I think it is fair to say that, over the years, the discussion covered almost all of the essential aspects – historical, philosophical, religious, phenomenological – of this question, and that it did so in considerable detail. Among the more specific things that came to be dealt with at some length were the questions of the conditions of possibility of the relative success of ISKCON’s mission in the 1960s and 1970s, given, or despite, the existence and reality of the “mythology problem” as I defined it; of the extent to which Srila Prabhupada had considered different possible strategies for presenting and interpreting the mythological content before embarking on his mission to the West; the precise nature, means, and chronology of the development of non-mythological consciousness in the West, and not least the relative importance in this process of the differentiation in relation to surrounding cultures in antiquity effected primarily by Greek philosophy and Abrahamism, and of modern science and the Enlightenment; whether or not fundamentalist literalism, or some equivalent of it, as applied to the scriptures of the Vedic tradition in the broad sense (including the Puranas etc.) was a properly traditionalist brahminical position or was rather, as in some respects in Christianity and Islam, a late and partly modern phenomenon; and of possible similarities between historically existing “Hindu” culture and the premodern West, including both its Abrahamitic religions and its Greek legacy of philosophy.

As had been the case also in my effort to raise these issues before and after this more focused and systematic discussion, it became immediately clear, from the very outset, that I took positions on them that differed more considerably from the other major contributors than I thought it should have been reasonable to expect. It was, again, a little difficult for me, to whom those positions seemed fairly obvious and irrefutable, to understand the extent to which ISKCON scholars, by which I mean here practicing ISKCON members who are also active as scholars in Western academia, could in fact disagree and fail to understand and accept the perspectives I tried to introduce, or, indeed, what I considered to be the plain facts of the mythology problem. But by saying this, I am not in the least suggesting that their various responses were unimportant. Quite the contrary, most of them were interesting and highly significant as expressions of spontaneous, creative exegesis by mostly Western-born Gaudiya-Vaishnavas of much of the content of their adopted tradition when confronted by my account of what I claimed was a distinct, general and in many respects inevitable Western point of view.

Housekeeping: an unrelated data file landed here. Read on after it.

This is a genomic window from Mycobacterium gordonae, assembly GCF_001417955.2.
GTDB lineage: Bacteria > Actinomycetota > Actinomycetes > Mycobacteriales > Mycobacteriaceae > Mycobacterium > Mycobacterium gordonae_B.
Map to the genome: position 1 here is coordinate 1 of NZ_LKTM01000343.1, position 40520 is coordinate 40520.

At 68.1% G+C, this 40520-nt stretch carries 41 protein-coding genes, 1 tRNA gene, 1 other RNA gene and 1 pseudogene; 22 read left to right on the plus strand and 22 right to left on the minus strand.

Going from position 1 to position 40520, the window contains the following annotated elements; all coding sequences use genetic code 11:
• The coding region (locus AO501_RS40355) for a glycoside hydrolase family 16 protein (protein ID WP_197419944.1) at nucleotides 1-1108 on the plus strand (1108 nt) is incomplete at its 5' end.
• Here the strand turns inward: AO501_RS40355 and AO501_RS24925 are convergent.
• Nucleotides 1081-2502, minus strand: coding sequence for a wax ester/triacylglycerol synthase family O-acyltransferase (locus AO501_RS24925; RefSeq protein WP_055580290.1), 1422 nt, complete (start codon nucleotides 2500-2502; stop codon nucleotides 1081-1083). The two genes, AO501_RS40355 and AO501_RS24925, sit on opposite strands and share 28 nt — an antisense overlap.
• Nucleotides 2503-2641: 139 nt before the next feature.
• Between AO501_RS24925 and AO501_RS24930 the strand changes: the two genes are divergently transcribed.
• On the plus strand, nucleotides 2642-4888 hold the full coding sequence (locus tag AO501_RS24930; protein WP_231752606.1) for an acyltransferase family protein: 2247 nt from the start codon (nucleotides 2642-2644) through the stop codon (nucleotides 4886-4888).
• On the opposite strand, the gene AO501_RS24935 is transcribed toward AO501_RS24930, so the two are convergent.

Perhaps there is still hope that the old discussion can after all be published one day, that by allowing all participants to edit their own contributions publication can be agreed to by all, and that something new can thereby emerge, an in some cases modified and improved restatement of the basic content of the old discussion. Yet since little or nothing has happened on this front after, and beyond, the discussion in the closed scholarly forum, I have long been tempted to set forth again my basic analyses and arguments, here and/or in other publications.

0 Responses to “The Mythology Discussion”

  1. Leave a Comment

Leave a Reply

Fill in your details below or click an icon to log in: Logo

You are commenting using your account. Log Out / Change )

Twitter picture

You are commenting using your Twitter account. Log Out / Change )

Facebook photo

You are commenting using your Facebook account. Log Out / Change )

Google+ photo

You are commenting using your Google+ account. Log Out / Change )

Connecting to %s


Jan Olof Bengtsson D.Phil. (Oxon.)


Arts & Humanities


For a Truly European Union


Carl Johan Ljungberg: Humanistisk förnyelse

All original writing © Jan Olof Bengtsson
"A Self-realized being cannot help benefiting the world. His very existence is the highest good."
Ramana Maharshi